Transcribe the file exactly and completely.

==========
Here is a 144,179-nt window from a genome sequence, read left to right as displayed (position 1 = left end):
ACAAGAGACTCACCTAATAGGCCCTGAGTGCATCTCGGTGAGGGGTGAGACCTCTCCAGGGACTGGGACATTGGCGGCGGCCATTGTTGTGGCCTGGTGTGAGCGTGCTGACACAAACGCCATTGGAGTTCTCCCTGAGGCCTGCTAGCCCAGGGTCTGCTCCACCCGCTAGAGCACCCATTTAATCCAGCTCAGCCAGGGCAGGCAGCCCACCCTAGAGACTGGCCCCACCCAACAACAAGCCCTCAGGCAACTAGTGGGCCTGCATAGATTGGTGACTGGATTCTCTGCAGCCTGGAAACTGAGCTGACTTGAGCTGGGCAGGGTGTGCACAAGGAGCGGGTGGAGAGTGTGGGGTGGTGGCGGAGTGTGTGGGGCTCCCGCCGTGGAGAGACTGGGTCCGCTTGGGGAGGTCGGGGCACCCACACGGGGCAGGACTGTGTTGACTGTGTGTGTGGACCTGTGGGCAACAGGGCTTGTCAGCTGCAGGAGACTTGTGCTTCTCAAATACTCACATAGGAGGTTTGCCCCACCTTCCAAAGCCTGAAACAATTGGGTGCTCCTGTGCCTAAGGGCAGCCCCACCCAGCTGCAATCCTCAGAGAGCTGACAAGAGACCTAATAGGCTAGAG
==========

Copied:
Here is a 144,179-nt window from a genome sequence, read left to right as displayed (position 1 = left end):
ACAAGAGACTCACCTAATAGGCCCTGAGTGCATCTCGGTGAGGGGTGAGACCTCTCCAGGGACTGGGACATTGGCGGCGGCCATTGTTGTGGCCTGGTGTGAGCGTGCTGACACAAACGCCATTGGAGTTCTCCCTGAGGCCTGCTAGCCCAGGGTCTGCTCCACCCGCTAGAGCACCCATTTAATCCAGCTCAGCCAGGGCAGGCAGCCCACCCTAGAGACTGGCCCCACCCAACAACAAGCCCTCAGGCAACTAGTGGGCCTGCATAGATTGGTGACTGGATTCTCTGCAGCCTGGAAACTGAGCTGACTTGAGCTGGGCAGGGTGTGCACAAGGAGCGGGTGGAGAGTGTGGGGTGGTGGCGGAGTGTGTGGGGCTCCCGCCGTGGAGAGACTGGGTCCGCTTGGGGAGGTCGGGGCACCCACACGGGGCAGGACTGTGTTGACTGTGTGTGTGGACCTGTGGGCAACAGGGCTTGTCAGCTGCAGGAGACTTGTGCTTCTCAAATACTCACATAGGAGGTTTGCCCCACCTTCCAAAGCCTGAAACAATTGGGTGCTCCTGTGCCTAAGGGCAGCCCCACCCAGCTGCAATCCTCAGAGAGCTGACAAGAGACCTAATAGGCTAGAG